Obesity in dogs is a growing dog health problem but, as Danielle Chenery discovers, you can help your pet keep the kilos at bay.
For most overweight dogs, like humans, unwanted weight gain is related to eating too much food. These days, weight gain is all too easy for dogs, whose diets are so far removed from the environment their bodies were made for. Food today is plentiful and dogs, like us, are programmed to eat it all up.
Lack of exercise also plays a role, but diet is usually the main factor for weight gain, says Animal Aid senior veterinarian Dr Elise Vogt.
Some health conditions can contribute though, including endocrine (hormonal) diseases such as hypothyroidism or hyperadrenocorticism. “Desexing can also make animals slightly more prone to gain weight, but this is not inevitable,” says Dr Vogt.
In humans, a couple of kilos of extra weight are usually not a big deal, but in dogs it really makes a difference. “We really don’t want any excessive weight at all,” says Dr Vogt. “On small dogs in particular, even a couple of kilos can result in significant obesity.
“Ideally, all dogs will be in an ideal body condition all the way through their lives — a vet can advise on an appropriate weight for each dog. Obesity is much easier to prevent than to have to deal with after it is a problem.”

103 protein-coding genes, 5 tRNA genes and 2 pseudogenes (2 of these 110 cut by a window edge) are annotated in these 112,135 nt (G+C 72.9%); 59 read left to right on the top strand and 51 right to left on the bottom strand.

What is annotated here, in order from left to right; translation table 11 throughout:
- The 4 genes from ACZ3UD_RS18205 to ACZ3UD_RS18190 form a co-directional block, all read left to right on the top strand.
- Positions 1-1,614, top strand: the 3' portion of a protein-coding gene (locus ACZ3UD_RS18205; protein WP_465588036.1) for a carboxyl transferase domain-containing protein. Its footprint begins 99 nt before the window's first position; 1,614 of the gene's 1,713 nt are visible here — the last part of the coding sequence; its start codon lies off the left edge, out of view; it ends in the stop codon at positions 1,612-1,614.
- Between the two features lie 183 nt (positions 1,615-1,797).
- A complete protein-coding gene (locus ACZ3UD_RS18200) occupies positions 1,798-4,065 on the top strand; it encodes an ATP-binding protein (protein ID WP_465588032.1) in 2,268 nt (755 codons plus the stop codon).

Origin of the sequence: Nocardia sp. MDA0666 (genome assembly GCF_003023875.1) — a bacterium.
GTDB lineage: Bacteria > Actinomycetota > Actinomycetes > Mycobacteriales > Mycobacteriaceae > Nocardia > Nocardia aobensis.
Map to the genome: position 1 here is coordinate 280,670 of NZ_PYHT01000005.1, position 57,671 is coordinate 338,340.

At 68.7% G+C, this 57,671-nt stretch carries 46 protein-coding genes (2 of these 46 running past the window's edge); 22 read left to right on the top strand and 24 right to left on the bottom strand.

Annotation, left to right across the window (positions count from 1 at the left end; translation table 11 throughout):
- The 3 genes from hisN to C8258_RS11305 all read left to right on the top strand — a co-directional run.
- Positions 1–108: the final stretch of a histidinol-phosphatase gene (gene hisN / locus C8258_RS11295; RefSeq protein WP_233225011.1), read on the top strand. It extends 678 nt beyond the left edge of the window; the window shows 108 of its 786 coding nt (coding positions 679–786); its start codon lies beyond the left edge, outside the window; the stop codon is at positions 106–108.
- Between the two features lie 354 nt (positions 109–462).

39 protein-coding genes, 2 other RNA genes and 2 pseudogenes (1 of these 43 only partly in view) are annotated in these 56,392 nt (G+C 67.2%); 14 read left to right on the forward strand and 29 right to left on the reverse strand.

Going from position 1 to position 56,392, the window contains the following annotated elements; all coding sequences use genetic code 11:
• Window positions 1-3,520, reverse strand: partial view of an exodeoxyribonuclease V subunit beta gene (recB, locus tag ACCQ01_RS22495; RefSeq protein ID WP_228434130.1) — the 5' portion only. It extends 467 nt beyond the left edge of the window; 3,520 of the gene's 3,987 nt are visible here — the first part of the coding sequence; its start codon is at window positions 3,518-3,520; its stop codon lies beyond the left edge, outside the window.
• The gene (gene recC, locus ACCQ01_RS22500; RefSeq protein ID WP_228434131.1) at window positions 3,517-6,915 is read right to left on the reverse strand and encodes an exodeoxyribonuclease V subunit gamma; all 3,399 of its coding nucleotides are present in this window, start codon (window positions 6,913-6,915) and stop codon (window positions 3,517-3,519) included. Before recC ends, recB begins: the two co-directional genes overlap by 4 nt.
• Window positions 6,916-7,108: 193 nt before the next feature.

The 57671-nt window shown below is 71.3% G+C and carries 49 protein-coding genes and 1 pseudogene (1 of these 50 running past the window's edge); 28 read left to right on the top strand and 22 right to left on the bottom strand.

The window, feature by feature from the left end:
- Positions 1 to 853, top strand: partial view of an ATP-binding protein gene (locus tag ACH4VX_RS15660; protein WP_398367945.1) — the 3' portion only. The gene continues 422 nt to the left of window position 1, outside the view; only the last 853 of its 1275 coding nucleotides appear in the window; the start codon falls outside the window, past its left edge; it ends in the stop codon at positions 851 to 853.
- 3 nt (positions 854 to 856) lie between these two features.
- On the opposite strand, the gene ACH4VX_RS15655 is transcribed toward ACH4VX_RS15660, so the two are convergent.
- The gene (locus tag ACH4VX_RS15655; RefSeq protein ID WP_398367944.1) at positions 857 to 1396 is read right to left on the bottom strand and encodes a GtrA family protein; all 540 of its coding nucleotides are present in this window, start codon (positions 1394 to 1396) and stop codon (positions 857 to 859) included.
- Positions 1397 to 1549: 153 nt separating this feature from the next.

Dr Joanne Sillince, managing director of Pets Australia, agrees prevention is much better than cure. “Rule number one for managing your dog’s weight is don’t let your dog get overweight in the first place,” she says.
“There is no use waiting until your dog is fat, especially when they are middle aged, as it becomes almost impossible to shift as they can also have sore joints.”
An ounce of prevention
Dr Vogt says the health consequences for overweight dogs can be similar to humans, with issues such as heart disease and diabetes, as well as respiratory problems. “The biggest problem we see, though, is the development of joint disease as a result of excess wear and tear on the joints — either chronic disease like osteoarthritis, or acute problems like cruciate ligament rupture,” she says.
But Dr Sillince adds that, unlike in humans, diabetes in dogs is a rare health consequence of being overweight. “The supposed link in humans between obesity and diabetes is far less obvious in dogs — if there is a link at all,” she says. “Joint problems and arthritis are the most common, although, increasingly, we are seeing heart issues as pets live longer.”
Dr Sillince says a dog’s overall food intake needs to be taken into account. “Most owners don’t ‘count’ calories due to treats, so you often hear ‘the pet doesn’t eat much’, which at dinnertime is true,” she says.
Dr Sillince recommends weekly “condition scoring” as a way to manage your dog’s weight. “Feel over their ribs, to check if they are even, run hands down the spine, look for fat and muscle, and look at him from the side. Everybody pats their dogs, and if you turn that into a ‘feel over’ your dog will never get fat,” she advises.
If you Google “condition scoring”, you’ll find helpful charts and a description of the different scores. A dog that scores one is very underweight, three is ideal and five is obese.